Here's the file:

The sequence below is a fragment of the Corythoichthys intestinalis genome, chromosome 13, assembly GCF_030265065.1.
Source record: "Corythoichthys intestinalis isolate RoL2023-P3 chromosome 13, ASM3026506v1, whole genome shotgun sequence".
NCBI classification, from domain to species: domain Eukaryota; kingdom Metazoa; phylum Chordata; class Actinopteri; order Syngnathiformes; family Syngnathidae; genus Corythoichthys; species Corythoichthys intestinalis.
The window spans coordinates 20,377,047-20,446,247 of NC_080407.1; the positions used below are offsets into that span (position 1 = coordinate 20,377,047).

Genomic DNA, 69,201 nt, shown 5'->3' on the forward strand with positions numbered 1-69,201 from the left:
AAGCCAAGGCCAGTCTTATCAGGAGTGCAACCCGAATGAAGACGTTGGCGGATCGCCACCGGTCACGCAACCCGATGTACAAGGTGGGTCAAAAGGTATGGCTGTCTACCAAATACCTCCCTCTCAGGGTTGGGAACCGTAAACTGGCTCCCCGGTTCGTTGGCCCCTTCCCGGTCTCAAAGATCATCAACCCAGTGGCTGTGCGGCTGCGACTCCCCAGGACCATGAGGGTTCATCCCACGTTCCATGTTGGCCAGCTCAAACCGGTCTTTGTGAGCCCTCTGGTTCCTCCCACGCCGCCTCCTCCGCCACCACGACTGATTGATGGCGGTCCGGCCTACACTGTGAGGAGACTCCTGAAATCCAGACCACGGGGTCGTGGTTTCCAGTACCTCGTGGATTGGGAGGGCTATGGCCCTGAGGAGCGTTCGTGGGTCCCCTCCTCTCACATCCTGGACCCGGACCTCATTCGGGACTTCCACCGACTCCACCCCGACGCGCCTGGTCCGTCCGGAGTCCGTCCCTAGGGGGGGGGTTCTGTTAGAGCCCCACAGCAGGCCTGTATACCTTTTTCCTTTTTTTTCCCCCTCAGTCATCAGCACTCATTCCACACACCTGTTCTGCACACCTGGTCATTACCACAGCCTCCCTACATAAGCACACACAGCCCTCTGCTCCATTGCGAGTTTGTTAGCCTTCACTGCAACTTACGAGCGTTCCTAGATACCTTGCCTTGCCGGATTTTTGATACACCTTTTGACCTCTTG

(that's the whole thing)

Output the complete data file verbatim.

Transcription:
The sequence below is a fragment of the Corythoichthys intestinalis genome, chromosome 13, assembly GCF_030265065.1.
Source record: "Corythoichthys intestinalis isolate RoL2023-P3 chromosome 13, ASM3026506v1, whole genome shotgun sequence".
NCBI classification, from domain to species: domain Eukaryota; kingdom Metazoa; phylum Chordata; class Actinopteri; order Syngnathiformes; family Syngnathidae; genus Corythoichthys; species Corythoichthys intestinalis.
The window spans coordinates 20,377,047-20,446,247 of NC_080407.1; the positions used below are offsets into that span (position 1 = coordinate 20,377,047).

Genomic DNA, 69,201 nt, shown 5'->3' on the forward strand with positions numbered 1-69,201 from the left:
AAGCCAAGGCCAGTCTTATCAGGAGTGCAACCCGAATGAAGACGTTGGCGGATCGCCACCGGTCACGCAACCCGATGTACAAGGTGGGTCAAAAGGTATGGCTGTCTACCAAATACCTCCCTCTCAGGGTTGGGAACCGTAAACTGGCTCCCCGGTTCGTTGGCCCCTTCCCGGTCTCAAAGATCATCAACCCAGTGGCTGTGCGGCTGCGACTCCCCAGGACCATGAGGGTTCATCCCACGTTCCATGTTGGCCAGCTCAAACCGGTCTTTGTGAGCCCTCTGGTTCCTCCCACGCCGCCTCCTCCGCCACCACGACTGATTGATGGCGGTCCGGCCTACACTGTGAGGAGACTCCTGAAATCCAGACCACGGGGTCGTGGTTTCCAGTACCTCGTGGATTGGGAGGGCTATGGCCCTGAGGAGCGTTCGTGGGTCCCCTCCTCTCACATCCTGGACCCGGACCTCATTCGGGACTTCCACCGACTCCACCCCGACGCGCCTGGTCCGTCCGGAGTCCGTCCCTAGGGGGGGGGTTCTGTTAGAGCCCCACAGCAGGCCTGTATACCTTTTTCCTTTTTTTTCCCCCTCAGTCATCAGCACTCATTCCACACACCTGTTCTGCACACCTGGTCATTACCACAGCCTCCCTACATAAGCACACACAGCCCTCTGCTCCATTGCGAGTTTGTTAGCCTTCACTGCAACTTACGAGCGTTCCTAGATACCTTGCCTTGCCGGATTTTTGATACACCTTTTGACCTCTTG